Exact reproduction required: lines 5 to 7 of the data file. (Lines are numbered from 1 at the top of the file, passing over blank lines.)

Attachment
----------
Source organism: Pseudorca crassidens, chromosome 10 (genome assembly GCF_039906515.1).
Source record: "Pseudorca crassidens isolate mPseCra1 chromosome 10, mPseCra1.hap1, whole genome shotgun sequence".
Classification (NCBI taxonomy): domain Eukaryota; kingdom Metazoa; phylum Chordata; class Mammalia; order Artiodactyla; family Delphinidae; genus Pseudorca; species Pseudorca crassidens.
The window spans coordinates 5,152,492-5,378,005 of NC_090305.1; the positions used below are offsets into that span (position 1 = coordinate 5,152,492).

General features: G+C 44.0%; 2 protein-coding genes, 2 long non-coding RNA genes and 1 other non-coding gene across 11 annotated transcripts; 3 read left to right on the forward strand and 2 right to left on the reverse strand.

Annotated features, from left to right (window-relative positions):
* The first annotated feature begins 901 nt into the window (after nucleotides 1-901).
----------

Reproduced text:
General features: G+C 44.0%; 2 protein-coding genes, 2 long non-coding RNA genes and 1 other non-coding gene across 11 annotated transcripts; 3 read left to right on the forward strand and 2 right to left on the reverse strand.

Annotated features, from left to right (window-relative positions):
* The first annotated feature begins 901 nt into the window (after nucleotides 1-901).